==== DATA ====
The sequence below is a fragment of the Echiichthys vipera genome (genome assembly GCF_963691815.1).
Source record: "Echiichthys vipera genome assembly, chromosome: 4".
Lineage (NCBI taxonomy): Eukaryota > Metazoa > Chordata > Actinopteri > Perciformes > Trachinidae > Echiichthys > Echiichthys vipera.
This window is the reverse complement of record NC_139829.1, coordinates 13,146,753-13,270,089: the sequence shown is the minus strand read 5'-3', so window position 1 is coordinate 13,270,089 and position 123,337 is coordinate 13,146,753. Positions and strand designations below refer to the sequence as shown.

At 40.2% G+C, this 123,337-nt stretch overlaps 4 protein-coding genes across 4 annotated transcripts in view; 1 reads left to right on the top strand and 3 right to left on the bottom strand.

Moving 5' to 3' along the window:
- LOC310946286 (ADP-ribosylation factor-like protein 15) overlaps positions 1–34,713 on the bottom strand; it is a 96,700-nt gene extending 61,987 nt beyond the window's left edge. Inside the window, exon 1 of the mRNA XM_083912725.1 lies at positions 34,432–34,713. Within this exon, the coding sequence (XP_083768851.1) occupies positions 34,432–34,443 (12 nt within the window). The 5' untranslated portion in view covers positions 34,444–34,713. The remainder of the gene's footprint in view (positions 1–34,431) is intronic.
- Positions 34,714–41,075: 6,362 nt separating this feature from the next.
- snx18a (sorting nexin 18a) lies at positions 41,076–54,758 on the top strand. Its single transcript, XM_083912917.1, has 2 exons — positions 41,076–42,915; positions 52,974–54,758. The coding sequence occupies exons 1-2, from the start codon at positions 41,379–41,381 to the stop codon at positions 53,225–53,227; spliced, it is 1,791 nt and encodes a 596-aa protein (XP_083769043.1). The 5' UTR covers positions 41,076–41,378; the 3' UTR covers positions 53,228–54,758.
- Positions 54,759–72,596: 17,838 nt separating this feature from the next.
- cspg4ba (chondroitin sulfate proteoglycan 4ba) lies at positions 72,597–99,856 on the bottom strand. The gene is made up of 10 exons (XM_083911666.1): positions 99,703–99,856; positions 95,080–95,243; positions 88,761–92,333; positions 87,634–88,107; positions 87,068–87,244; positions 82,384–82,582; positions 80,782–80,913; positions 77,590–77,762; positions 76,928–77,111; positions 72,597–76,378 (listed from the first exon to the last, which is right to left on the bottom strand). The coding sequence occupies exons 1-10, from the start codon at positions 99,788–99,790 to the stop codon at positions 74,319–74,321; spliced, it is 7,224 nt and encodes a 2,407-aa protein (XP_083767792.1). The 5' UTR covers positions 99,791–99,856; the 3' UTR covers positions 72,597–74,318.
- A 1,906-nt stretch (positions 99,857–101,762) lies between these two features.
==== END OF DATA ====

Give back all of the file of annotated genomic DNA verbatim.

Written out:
The sequence below is a fragment of the Echiichthys vipera genome (genome assembly GCF_963691815.1).
Source record: "Echiichthys vipera genome assembly, chromosome: 4".
Lineage (NCBI taxonomy): Eukaryota > Metazoa > Chordata > Actinopteri > Perciformes > Trachinidae > Echiichthys > Echiichthys vipera.
This window is the reverse complement of record NC_139829.1, coordinates 13,146,753-13,270,089: the sequence shown is the minus strand read 5'-3', so window position 1 is coordinate 13,270,089 and position 123,337 is coordinate 13,146,753. Positions and strand designations below refer to the sequence as shown.

At 40.2% G+C, this 123,337-nt stretch overlaps 4 protein-coding genes across 4 annotated transcripts in view; 1 reads left to right on the top strand and 3 right to left on the bottom strand.

Moving 5' to 3' along the window:
- LOC310946286 (ADP-ribosylation factor-like protein 15) overlaps positions 1–34,713 on the bottom strand; it is a 96,700-nt gene extending 61,987 nt beyond the window's left edge. Inside the window, exon 1 of the mRNA XM_083912725.1 lies at positions 34,432–34,713. Within this exon, the coding sequence (XP_083768851.1) occupies positions 34,432–34,443 (12 nt within the window). The 5' untranslated portion in view covers positions 34,444–34,713. The remainder of the gene's footprint in view (positions 1–34,431) is intronic.
- Positions 34,714–41,075: 6,362 nt separating this feature from the next.
- snx18a (sorting nexin 18a) lies at positions 41,076–54,758 on the top strand. Its single transcript, XM_083912917.1, has 2 exons — positions 41,076–42,915; positions 52,974–54,758. The coding sequence occupies exons 1-2, from the start codon at positions 41,379–41,381 to the stop codon at positions 53,225–53,227; spliced, it is 1,791 nt and encodes a 596-aa protein (XP_083769043.1). The 5' UTR covers positions 41,076–41,378; the 3' UTR covers positions 53,228–54,758.
- Positions 54,759–72,596: 17,838 nt separating this feature from the next.
- cspg4ba (chondroitin sulfate proteoglycan 4ba) lies at positions 72,597–99,856 on the bottom strand. The gene is made up of 10 exons (XM_083911666.1): positions 99,703–99,856; positions 95,080–95,243; positions 88,761–92,333; positions 87,634–88,107; positions 87,068–87,244; positions 82,384–82,582; positions 80,782–80,913; positions 77,590–77,762; positions 76,928–77,111; positions 72,597–76,378 (listed from the first exon to the last, which is right to left on the bottom strand). The coding sequence occupies exons 1-10, from the start codon at positions 99,788–99,790 to the stop codon at positions 74,319–74,321; spliced, it is 7,224 nt and encodes a 2,407-aa protein (XP_083767792.1). The 5' UTR covers positions 99,791–99,856; the 3' UTR covers positions 72,597–74,318.
- A 1,906-nt stretch (positions 99,857–101,762) lies between these two features.